A standard can be defined as a test method, definition, or recommended practice regarding manufacturing, testing, dimensions, and/or certification of raw materials and finished goods. The intent in creating a standard is to produce goods that are safe and reliable. Standards are usually created by organizations that are purposed for that activity. The terms standard, specification, and code are often used interchangeably. Voluntary or mandatory compliance is the distinguishing feature. Standards and codes are subject to mandatory compliance when such standards and codes are referenced to in regulations such as the Code of Federal Regulations or in municipal building codes. Legal liability is a result of such referencing. The same codes and standards are enforceable via inspection. Construction, manufacturing, food service and other operators are subject to fines when they fail said inspections. When a legal suit is brought forth, the outcome hinges on the extent of compliance to the respective standard, code, or specification. The intent of this regulation is safer products, processes and work environments.
“Code" is a term of much broader meaning than either specification or standard and can best be described as a set of rules established by a recognized authority examples such as the US federal government's Code of Federal Regulations (CFR), and the American Society of Mechanical Engineers' (ASME), Boiler and Pressure Vessel Code. In adopting the rules that make up the various codes, consideration is generally based on health, safety, and environmental protection. The code-formulating bodies, in addition to writing their rules, usually adopt standards and specifications either in whole or in part to become a part of the code. Industries must follow the codes that are adopted by the respective jurisdiction. For example, a city (a type of jurisdiction) may decide to adopt the National Electical Code which then establishes the rules by which electrical contractors must adhere. Inspection of construction work is driven by the NEC for those jurisdictions.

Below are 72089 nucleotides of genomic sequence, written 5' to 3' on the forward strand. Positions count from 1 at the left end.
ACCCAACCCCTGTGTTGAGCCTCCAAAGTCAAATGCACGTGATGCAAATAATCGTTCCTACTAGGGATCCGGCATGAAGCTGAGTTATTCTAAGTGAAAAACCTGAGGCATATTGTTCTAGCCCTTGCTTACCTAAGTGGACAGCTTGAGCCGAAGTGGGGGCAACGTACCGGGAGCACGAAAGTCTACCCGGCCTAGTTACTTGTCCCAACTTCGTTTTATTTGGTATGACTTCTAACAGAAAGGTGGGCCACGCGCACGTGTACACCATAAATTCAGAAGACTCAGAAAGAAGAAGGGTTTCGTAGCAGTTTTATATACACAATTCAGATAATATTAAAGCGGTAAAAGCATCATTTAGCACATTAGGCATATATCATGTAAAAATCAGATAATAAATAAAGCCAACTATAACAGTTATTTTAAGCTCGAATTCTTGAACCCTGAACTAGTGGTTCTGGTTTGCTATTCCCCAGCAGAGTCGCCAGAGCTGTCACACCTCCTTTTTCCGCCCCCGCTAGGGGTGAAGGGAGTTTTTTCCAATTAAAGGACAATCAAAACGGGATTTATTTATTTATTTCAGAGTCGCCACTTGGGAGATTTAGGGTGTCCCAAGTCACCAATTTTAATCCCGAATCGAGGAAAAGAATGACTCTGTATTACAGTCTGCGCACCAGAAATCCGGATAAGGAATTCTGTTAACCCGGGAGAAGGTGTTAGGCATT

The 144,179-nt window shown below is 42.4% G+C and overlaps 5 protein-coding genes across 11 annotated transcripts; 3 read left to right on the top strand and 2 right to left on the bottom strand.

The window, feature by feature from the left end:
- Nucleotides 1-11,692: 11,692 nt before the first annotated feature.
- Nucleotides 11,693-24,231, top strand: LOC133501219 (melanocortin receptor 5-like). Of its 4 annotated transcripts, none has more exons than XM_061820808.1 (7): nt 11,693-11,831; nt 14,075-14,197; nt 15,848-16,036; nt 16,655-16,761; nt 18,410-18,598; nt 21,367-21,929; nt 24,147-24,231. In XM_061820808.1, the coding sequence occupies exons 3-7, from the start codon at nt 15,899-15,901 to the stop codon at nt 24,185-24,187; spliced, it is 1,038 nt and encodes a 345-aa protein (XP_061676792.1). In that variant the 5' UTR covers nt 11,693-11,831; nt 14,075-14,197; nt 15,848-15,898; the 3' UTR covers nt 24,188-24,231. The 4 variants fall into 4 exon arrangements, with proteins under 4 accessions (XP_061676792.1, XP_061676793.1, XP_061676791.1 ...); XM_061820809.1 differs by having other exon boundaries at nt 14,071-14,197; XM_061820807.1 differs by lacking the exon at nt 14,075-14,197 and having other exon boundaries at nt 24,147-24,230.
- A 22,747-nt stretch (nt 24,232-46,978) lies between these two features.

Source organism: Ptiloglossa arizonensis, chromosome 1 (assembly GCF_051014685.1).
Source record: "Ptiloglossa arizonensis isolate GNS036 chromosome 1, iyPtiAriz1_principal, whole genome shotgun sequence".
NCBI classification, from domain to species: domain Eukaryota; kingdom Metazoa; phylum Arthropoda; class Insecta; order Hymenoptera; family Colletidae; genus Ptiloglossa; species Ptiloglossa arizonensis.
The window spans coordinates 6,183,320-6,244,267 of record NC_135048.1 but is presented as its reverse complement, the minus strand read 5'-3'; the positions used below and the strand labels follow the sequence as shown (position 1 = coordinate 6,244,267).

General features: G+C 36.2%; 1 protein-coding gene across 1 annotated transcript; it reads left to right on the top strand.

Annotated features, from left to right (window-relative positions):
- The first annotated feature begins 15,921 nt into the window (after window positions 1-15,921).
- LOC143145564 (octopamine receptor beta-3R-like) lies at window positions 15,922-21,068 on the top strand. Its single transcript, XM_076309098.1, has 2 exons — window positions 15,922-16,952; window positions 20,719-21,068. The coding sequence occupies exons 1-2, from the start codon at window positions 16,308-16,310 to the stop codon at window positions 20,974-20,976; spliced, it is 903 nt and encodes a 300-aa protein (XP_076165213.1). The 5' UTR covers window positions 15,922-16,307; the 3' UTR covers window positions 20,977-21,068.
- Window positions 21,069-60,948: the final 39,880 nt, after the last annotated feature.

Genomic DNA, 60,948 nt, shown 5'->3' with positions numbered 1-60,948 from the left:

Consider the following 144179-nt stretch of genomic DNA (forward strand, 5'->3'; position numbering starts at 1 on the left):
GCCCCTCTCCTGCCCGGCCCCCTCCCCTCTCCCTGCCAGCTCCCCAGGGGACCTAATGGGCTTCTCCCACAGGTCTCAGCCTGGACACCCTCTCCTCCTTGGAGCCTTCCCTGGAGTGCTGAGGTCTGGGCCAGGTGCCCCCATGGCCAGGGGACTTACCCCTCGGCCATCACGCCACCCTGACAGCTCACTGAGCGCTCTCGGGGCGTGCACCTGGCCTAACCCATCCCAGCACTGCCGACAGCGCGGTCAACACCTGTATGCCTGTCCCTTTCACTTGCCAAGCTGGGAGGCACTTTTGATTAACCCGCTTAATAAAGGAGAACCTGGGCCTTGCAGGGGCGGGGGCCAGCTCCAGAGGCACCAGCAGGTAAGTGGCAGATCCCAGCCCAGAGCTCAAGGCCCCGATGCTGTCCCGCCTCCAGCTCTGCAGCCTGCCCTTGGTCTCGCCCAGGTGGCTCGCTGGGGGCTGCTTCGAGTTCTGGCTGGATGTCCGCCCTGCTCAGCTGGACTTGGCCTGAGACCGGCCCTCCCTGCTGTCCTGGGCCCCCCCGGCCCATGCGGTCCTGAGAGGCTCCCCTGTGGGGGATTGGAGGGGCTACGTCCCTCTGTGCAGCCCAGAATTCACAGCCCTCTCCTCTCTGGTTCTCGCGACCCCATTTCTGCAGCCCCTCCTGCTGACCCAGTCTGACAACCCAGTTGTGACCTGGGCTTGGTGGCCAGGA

Specification. Avoid splitting hairs with over these definitions. A specification is a form of standard, which precisely states a set of requirements to be satisfied. These requirements might be chemical composition, mechanical properties, or any other requirement that is necessary to develop the quality and reliability of an end product. . Specifications are also referred to as "specs". Specifications are often thought of functionally, as follows. Specifications capture the essence, or "gist", ie the minimal thresholds of the standard or code in which they lie. Wherever you see in the text (of a standard or code) a list of instructions, the same list of which indicates the order of progression of a series of steps that must be followed with precision, you are looking at the "spec". There may be more than one spec within the standard or code, depending on the complexity of the topic.
 Adapted from the Steel Founders of America http://www.sfsa.org/sfsa/buyrord3.php